Jim Mayhew’s life was more than selling cars
The 91-year-old, who passed away Monday, was also a farmer and a volunteer firefighter.
Most importantly, his son, business partner and best friend Bob said Tuesday:
“He was a good man. He wouldn’t say a bad word about anybody. He always tried to help the underdog because we were underdogs.”
His was a rags-to-riches story, from dropping out of school in 8th-grade to help support his family to marrying the girl he met at Glebe School.
“For Dad it was love at first sight,” Bob Mayhew recalls. “For Mom, not so much. Apparently he grew on her.”
Jim Mayhew realized a life hoeing corn up River Road wasn’t going to provide the future he wanted, so the young Navy veteran finagled a job at Pancake Chevrolet as a grease monkey, earning $20 a week.
When Rosie gave birth to their 1st child, that went up to $21.
Jim’s career sprang to a new level in 1964 when he was tapped to move across High Street from Pancake Chevrolet to bail out Hampshire Truck and Implement Co.
Four years later, he was back on the west side of High Street taking over Pancake Chevrolet after John Pancake died.
The Chevrolet dealership prospered in downtown Romney with a staff that doubled as the Romney Fire Company.
“If you worked for Pancake Chevrolet, you got an application to join the Romney Fire Department,” Bob Mayhew recalled.
In 1978, Jim got back to the land when the Mayhews purchased Valley View and started farming it.
“We worked together during the day at the dealership and then we worked together farming during the night,” Bob says.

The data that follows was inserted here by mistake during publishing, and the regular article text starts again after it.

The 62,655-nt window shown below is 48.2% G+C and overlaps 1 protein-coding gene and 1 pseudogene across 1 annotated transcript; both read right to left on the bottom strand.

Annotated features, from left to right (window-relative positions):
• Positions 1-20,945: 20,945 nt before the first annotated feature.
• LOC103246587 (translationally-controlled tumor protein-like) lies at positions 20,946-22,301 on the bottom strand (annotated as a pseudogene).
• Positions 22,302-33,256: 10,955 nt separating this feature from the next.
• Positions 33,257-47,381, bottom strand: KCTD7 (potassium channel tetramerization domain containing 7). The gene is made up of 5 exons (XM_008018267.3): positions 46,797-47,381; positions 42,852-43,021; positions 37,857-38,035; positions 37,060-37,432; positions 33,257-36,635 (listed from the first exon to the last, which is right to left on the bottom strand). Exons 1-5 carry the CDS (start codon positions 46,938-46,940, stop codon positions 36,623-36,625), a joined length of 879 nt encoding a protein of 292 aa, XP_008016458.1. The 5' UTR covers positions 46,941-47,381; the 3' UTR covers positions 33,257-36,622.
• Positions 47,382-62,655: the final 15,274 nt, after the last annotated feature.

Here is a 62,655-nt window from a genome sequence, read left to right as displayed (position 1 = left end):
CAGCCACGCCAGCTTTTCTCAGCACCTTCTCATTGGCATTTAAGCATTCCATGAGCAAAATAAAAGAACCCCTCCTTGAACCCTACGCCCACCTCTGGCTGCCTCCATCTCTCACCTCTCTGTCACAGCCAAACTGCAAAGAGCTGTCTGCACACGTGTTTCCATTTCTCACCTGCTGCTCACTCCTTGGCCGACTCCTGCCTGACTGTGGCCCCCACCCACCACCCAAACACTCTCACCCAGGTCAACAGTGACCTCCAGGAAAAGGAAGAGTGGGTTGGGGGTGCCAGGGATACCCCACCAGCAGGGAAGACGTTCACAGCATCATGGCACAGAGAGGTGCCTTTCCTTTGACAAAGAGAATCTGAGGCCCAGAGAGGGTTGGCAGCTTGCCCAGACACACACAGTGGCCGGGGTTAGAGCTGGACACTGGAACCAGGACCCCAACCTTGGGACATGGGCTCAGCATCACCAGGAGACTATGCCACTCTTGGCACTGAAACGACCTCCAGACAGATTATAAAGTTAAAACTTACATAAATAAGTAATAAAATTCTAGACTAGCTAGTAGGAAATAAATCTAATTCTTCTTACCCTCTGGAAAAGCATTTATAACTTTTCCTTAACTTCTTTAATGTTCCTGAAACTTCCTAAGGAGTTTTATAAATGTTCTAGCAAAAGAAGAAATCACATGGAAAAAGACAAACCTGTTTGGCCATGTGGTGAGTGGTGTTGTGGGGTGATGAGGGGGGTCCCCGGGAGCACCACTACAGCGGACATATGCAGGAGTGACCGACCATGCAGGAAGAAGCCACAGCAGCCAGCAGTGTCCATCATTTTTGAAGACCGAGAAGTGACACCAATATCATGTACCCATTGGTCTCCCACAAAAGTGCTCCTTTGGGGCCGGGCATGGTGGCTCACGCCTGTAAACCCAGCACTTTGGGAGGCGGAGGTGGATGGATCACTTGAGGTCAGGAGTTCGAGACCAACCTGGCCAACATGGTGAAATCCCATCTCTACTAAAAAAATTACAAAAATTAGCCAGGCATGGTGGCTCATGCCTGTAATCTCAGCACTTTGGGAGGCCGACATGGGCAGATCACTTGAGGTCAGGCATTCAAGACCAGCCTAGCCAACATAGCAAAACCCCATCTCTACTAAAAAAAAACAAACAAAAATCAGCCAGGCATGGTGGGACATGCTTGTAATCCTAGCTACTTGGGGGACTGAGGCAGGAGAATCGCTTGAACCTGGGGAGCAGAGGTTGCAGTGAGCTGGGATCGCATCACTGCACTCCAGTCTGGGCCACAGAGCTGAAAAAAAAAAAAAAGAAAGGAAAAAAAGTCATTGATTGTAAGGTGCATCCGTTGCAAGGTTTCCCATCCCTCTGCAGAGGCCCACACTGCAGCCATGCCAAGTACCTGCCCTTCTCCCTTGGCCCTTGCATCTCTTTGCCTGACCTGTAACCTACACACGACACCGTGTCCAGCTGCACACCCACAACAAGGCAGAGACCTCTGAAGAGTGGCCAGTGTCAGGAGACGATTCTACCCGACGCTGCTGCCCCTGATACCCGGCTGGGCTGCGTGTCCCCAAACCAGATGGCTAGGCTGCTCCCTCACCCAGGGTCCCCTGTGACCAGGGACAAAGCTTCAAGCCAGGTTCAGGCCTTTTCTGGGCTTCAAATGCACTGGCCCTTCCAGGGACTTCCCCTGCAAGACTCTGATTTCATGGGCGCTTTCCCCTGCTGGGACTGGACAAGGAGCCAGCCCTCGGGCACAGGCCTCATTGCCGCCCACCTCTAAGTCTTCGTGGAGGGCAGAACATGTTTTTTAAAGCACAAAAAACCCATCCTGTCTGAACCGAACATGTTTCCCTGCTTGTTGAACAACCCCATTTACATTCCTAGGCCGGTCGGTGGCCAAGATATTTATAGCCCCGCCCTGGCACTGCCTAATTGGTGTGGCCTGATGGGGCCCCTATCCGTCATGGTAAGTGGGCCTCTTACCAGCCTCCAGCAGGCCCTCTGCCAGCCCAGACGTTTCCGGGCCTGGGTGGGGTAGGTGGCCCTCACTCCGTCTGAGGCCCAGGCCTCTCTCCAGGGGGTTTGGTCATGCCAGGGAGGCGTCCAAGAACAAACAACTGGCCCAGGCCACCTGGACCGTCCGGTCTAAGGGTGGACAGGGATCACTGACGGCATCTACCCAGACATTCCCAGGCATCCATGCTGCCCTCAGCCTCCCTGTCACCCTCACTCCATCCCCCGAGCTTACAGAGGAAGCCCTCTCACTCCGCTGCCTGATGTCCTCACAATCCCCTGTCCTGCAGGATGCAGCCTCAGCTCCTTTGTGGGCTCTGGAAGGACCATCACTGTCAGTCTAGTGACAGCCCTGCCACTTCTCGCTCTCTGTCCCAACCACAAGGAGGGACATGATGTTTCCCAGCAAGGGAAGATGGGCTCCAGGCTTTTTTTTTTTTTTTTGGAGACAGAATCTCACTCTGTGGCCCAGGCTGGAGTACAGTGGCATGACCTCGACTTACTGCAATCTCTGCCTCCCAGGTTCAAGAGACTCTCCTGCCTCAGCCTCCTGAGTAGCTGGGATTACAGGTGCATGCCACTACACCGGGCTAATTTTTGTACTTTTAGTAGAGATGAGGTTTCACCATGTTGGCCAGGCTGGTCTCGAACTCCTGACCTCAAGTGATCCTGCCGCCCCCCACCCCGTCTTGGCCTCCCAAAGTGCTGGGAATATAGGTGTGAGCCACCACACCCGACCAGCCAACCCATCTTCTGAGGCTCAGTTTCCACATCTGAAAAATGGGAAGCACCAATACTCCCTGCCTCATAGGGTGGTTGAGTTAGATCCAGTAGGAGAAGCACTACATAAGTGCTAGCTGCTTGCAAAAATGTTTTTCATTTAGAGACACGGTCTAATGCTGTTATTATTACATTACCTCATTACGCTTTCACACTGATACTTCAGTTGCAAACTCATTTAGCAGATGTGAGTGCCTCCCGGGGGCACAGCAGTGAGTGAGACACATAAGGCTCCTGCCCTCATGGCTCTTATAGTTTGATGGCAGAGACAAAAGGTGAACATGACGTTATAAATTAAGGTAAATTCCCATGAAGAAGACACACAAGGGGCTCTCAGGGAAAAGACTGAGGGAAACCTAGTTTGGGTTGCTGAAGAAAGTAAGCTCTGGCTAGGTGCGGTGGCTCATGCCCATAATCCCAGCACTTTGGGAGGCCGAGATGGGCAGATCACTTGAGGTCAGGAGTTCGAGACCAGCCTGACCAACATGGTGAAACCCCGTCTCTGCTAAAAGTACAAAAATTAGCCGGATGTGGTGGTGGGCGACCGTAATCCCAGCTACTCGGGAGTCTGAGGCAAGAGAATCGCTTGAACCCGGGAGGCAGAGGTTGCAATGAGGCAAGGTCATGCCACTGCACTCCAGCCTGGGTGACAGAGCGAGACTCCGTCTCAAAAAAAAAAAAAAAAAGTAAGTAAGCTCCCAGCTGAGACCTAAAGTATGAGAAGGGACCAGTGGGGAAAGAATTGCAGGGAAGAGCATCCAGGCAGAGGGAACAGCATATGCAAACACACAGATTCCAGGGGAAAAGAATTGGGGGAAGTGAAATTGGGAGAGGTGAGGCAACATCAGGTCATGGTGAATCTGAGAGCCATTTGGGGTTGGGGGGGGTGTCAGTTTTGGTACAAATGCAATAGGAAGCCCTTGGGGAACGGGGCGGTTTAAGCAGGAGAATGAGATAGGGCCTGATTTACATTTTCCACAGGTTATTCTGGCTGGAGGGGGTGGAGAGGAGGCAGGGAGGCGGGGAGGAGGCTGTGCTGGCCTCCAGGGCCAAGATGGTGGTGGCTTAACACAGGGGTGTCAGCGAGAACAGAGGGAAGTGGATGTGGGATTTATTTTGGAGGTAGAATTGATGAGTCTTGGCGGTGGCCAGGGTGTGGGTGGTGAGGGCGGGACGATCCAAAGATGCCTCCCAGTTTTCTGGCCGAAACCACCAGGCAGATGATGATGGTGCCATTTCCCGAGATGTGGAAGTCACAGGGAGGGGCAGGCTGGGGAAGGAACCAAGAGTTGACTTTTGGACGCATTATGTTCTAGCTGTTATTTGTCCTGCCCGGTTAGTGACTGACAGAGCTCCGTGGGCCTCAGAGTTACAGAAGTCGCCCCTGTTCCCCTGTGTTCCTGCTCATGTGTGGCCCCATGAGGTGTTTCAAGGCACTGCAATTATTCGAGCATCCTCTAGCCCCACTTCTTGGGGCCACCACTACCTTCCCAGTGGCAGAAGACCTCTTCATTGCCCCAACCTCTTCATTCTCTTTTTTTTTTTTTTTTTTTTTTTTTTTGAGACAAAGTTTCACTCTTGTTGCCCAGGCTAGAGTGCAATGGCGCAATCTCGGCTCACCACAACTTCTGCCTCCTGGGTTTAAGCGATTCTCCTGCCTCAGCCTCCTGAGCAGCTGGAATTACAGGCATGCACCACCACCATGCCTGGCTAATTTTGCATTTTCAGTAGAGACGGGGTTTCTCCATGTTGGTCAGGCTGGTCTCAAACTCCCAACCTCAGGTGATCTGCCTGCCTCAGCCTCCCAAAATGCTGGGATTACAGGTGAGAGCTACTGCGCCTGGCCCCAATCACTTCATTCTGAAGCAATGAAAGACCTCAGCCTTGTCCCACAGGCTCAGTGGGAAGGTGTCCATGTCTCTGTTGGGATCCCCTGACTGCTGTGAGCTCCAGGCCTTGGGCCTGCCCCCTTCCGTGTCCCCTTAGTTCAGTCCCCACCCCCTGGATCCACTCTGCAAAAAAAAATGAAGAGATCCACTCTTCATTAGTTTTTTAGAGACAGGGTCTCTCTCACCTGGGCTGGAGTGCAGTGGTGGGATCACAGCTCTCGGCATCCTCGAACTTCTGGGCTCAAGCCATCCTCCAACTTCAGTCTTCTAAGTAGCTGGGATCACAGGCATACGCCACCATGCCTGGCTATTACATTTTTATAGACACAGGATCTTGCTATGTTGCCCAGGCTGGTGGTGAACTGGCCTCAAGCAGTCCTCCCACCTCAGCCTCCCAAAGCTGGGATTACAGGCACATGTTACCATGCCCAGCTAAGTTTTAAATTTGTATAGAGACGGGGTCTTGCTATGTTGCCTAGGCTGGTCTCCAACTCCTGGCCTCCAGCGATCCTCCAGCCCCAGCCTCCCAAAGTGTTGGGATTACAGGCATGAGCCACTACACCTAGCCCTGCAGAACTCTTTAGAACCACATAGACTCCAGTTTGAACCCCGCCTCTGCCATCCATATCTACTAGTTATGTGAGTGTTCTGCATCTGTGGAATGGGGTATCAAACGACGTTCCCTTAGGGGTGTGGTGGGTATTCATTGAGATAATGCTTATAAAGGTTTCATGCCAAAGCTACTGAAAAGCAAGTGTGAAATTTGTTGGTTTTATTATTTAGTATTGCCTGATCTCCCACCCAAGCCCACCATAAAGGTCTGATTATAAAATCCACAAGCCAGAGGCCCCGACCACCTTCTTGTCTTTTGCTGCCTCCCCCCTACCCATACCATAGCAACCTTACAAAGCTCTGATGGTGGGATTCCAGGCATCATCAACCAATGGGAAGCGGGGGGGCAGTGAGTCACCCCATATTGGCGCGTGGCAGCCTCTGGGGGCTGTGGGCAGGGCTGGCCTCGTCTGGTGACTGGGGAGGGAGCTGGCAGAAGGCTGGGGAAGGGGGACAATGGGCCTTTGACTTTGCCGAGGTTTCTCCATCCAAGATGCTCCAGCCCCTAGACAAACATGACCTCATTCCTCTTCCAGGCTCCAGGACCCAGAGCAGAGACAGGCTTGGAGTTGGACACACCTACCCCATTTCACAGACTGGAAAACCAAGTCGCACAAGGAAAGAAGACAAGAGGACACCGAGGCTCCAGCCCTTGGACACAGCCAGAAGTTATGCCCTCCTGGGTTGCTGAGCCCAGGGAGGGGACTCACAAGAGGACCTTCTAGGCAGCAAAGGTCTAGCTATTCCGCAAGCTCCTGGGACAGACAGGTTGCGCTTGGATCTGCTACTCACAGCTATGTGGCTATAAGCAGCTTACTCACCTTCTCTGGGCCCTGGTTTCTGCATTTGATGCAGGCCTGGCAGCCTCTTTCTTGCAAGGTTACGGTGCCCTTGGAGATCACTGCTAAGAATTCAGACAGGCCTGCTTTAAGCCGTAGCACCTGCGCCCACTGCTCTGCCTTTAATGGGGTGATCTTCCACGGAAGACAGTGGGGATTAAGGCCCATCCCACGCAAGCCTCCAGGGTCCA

Jim’s pride was a herd of purebred black Angus cattle — “all of them named” — that followed him around like puppies.
A fire on Feb. 23, 1990, changed everything. The dealership burned to the ground. The fire company/employees were able to save neighboring Taggart Hall.
Jim Mayhew was ready to cash it in, but son Bob, a minority owner of the dealership, persuaded him to relocate and rebuild.
The new car lot opened on Sunrise Summit in 1991, but Jim retired — for a time.
When Bob got the chance to buy the Spaid Ford dealership in Capon Bridge in 1998, he called his dad.
“I can’t do it without you,” Bob said.
“I’ll give you a year,” Jim replied.
So in 1998 he retired a 2nd time to the house on Potomac Avenue where he and Rosie had spent their entire adult lives.
Rosie passed away last March. On Monday, Jim joined her.
Bob remembered both his parents with joy over their lives well lived.
“My dad and my hero was also my business partner and my best friend.”